Nicolas Cage commented on the deadly shooting of “Rust” and shared his thoughts on an actor’s responsibility to be responsible with firearms on film sets.
The death of cinematographer Halyna Hutchins on the set of the indie-western film in New Mexico sparked a debate in Hollywood about whether real guns have any place in a movie set in a time when fake guns are so easy to use. and add things like muzzle. flare in post production.
Cage appeared at a panel discussion with fellow actors Peter Dinklage, Andrew Garfield, Jonathan Majors and Simon Rex for The Hollywood Reporter earlier this week. At one point, the moderator mentioned the tragic accident and asked the panel where they landed in the debate on firearms on film sets. It was then that Cage explained that he believes it is the responsibility of an actor to be educated in the use of weapons as part of his trade.
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“I don’t want to blame anywhere, but I think, and I’m not talking about anyone, but people don’t like the word movie star. We want to be humble actors. But a movie star is a bit of a different presentation. because you have to know how to ride a horse, “he explained.” You need to know how to fight. You are going to do fight scenes. You need to know how to drive a motorcycle. You need to know how to use a gear stick and drive sports cars, and you need to know how to use a gun. You do it. You must take the time to know what the procedure is. Those are part of the job profiles. “
He went on to point out that there is a place in production for specialists to take over and handle the really dangerous things that require outside expertise.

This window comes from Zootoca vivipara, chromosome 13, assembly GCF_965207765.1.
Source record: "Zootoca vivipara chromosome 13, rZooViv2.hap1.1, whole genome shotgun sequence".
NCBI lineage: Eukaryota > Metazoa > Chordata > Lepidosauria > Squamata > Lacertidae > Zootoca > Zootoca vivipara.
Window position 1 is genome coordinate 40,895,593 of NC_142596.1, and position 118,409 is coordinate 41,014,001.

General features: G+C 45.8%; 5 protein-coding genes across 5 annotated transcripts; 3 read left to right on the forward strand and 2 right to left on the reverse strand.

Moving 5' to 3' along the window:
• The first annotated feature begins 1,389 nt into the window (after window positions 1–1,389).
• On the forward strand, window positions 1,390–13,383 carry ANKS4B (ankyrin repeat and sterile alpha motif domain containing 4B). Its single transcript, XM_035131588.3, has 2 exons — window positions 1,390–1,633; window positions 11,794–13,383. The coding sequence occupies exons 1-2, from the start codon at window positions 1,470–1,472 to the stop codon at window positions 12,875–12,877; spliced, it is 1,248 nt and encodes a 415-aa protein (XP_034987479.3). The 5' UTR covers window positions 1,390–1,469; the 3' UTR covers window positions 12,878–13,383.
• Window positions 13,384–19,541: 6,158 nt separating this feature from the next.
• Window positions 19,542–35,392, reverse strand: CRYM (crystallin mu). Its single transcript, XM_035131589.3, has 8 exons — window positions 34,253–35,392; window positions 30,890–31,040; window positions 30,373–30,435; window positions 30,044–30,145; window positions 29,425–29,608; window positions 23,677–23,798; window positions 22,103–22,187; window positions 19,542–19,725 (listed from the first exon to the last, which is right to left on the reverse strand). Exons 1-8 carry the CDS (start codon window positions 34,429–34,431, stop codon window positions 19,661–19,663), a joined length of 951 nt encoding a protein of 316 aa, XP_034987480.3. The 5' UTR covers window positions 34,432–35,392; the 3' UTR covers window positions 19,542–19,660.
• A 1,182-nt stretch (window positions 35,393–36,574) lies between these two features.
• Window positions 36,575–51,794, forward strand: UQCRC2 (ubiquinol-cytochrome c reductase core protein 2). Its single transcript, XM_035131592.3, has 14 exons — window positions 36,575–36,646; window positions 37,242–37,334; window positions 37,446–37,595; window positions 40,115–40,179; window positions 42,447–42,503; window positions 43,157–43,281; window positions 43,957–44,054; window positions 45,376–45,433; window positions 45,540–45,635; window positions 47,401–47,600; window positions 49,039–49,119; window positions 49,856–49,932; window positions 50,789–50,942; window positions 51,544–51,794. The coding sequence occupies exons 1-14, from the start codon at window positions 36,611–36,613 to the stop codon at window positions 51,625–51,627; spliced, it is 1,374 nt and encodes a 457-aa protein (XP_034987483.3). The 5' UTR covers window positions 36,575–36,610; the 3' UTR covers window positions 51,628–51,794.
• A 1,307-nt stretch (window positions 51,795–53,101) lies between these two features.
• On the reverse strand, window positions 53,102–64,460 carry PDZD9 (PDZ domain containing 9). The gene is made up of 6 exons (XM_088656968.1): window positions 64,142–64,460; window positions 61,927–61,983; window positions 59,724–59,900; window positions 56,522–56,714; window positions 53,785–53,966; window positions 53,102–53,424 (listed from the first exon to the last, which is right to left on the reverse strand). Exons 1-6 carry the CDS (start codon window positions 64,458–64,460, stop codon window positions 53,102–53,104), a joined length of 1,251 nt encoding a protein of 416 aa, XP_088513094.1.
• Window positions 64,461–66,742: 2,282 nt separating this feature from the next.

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“Now, the stuntman and the movie star are two jobs that coexist, coexist,” he concluded. “Every stuntman should be a movie star and every movie star should be a stuntman. That’s just part of the profile … And that’s all I’m going to say about it.”
Alec Baldwin was holding an actual pistol on the set of “Rust” that he was led to believe was loaded with idle rounds. While preparing a scene with Hutchins and director Joel Souza, Baldwin drew the gun and reportedly raised the hammer, causing it to go off and fire a live round that should never have been on the set of the film in first place. In an interview with ABC’s George Stephanopoulos, Baldwin noted that he had worked with firearms on countless movie sets in the past and felt he knew how to handle them.
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When he finished speaking, Majors congratulated Cage for making his point about actors and stunts so eloquently and agreed with the sentiment himself.
Meanwhile, “Game of Thrones” and “Cyrano” star Dinklage noted that there is an industry responsibility to make sure something like this never happens again.
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“It can be avoided because you look at what you can do with movies,” Dinklage explained. “You know that also calls into question, are there too many guns in the movies? We’ve all had guns in the movies, probably, and I always think about being anti-gun, but the character isn’t. That’s a very complicated thing to do. But that made it very clear that there has to be a change, like, now. One hundred percent. “